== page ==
With the primary leveraged loan markets plagued by volatility in the US and China, trouble in the oil and gas sector, and uncertainty caused by a potential Brexit, arrangers' focus has been firmly on the market flex provisions in their fee letters.

Market flex allows arrangers to change the pricing, terms or structure of underlying senior debt instruments to increase the prospects of a successful syndication. We surveyed 10 European senior term loan transactions in the upper-mid cap to large cap markets that our clients and/or ourselves were involved in during Q1 2016. Below we enclose an overview of our findings.

First things first

In order to exercise its flex rights, an arranger must first demonstrate through consultation with the financial sponsor that the facilities cannot be syndicated on their original terms, and that flex is necessary or desirable to enhance the prospects of a successful syndication (normally defined by a specified reduction in the arrangers' hold levels).

In practice, this will be determined by reference to investor feedback and the arrangers themselves will be expected to have shared the sponsor's pain by paying away some of their fees to the market to further entice potential syndicate members.

Pricing flex

Margins on those transactions surveyed tended to settle between 475-550 bps with average OID (original issue discount) at 97 and average incremental increase in yield during the syndication process running to 0.6%.

The majority of the deals surveyed also saw an increase or introduction of a LIBOR/EURIBOR floor during the syndication period of up to 100 bps, with many flex provisions permitting floors of up to 125 bps if required.

Terms flex

In 70% of the surveyed transactions, some level of flex was applied to the key documentary terms in response to investor feedback, the most common being:

  1. an extension of the 101 soft call period from 6 to 12 months;
  2. removal of the MFN (most favoured nation) sunset language which affords time-bound yield protection to existing lenders in cases where an incremental facility is subsequently entered into by the borrower group; and
  3. a reduction in the ratio debt basket for incurrence of additional indebtedness of 0.25x EBITDA.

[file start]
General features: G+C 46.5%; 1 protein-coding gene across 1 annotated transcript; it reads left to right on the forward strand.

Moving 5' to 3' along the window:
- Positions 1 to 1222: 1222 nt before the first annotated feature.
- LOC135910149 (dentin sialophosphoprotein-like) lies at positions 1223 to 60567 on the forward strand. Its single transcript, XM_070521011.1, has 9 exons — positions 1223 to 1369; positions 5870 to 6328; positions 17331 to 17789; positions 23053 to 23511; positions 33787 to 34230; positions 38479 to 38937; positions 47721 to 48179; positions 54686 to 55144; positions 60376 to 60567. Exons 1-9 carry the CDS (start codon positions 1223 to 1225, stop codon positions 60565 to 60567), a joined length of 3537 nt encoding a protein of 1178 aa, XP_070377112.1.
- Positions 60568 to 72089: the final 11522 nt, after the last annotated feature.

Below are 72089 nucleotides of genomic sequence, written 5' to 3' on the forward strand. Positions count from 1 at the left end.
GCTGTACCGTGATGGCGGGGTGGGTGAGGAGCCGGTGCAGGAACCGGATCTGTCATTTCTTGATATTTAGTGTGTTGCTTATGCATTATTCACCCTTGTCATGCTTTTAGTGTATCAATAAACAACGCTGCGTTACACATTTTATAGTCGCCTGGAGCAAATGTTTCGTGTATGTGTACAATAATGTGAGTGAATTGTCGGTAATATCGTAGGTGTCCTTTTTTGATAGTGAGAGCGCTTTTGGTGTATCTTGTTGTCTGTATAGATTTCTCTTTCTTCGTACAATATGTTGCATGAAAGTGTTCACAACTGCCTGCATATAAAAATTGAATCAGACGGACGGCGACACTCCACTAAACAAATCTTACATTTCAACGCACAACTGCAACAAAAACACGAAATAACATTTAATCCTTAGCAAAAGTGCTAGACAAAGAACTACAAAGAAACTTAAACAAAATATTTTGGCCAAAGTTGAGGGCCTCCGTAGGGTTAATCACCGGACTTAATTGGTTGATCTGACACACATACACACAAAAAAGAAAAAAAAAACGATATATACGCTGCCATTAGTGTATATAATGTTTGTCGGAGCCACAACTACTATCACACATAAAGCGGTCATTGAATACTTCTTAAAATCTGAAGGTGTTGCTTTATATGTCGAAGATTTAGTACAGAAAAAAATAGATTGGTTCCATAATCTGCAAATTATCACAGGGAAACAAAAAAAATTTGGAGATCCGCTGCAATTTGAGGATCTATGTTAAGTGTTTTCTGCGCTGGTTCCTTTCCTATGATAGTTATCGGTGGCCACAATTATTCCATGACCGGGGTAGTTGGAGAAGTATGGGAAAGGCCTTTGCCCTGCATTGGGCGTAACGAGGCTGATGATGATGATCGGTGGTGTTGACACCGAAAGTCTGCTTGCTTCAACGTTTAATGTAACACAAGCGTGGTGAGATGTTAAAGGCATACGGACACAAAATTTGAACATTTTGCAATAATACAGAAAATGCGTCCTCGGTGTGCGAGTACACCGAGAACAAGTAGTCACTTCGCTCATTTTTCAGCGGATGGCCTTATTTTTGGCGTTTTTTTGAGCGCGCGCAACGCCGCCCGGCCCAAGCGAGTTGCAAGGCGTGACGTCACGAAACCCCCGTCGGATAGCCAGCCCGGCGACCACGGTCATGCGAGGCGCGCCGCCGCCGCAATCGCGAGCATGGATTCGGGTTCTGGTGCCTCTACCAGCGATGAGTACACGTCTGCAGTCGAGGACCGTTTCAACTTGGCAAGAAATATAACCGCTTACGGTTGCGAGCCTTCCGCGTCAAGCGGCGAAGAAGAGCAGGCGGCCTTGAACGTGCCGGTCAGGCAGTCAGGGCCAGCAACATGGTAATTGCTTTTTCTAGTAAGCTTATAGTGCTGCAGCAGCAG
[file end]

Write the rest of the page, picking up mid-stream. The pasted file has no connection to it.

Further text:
Less common but still exercised in 20% of the transactions we surveyed were:

  1. the deletion of one or more step-downs in the margin ratchet provision;
  2. the introduction of an additional excess cash-flow sweep of 75% at a pre-determined leverage level; and
  3. the introduction of quarterly investor calls.

The amount of flex applied is typically restricted such that its cumulative effect should not result in an increase to the weighted average cost of funding to the group in excess of a specified threshold. This threshold varied materially between different transactions.

Structural flex

Structural flex, i.e. the reallocation of commitments between different tranches of secured debt in the capital structure (usually subject to an agreed cap), was also provided for in each of the surveyed transactions, including those with a bond element.

Reverse flex and post-flex considerations

Reverse flex, i.e. the ability of arrangers to reduce pricing (primarily the margin) on the senior facilities in the event of a material oversubscription, remains a common feature in leveraged finance transactions. Arrangers have typically been able to negotiate a one-off incentive fee of the first full year's cost saving as a result of any consequential reduction in the margin. Given market conditions, exercise of reverse flex has generally been less common so far this year.

In the transactions we reviewed, arrangers were bound post-flex to amend the financial ratios in the loan documentation to reflect any higher costs of borrowing or any increased indebtedness resulting from operation of the market flex provision.

The direct lenders

In the non-distribution-focused direct lending market, we have started to see certain flex rights being requested by strong credit providers, particularly where parties expect a long lead time between signing and closing. In particular, upward margin flex rights have been sought in cases where there has been a material or sudden downward movement in the iTraxx European leveraged loan index prior to financial close.

Looking forward

We expect flex rights to continue to be one of the most carefully negotiated features in leveraged loan documentation with arrangers further developing innovative ways to mitigate potential distribution risk.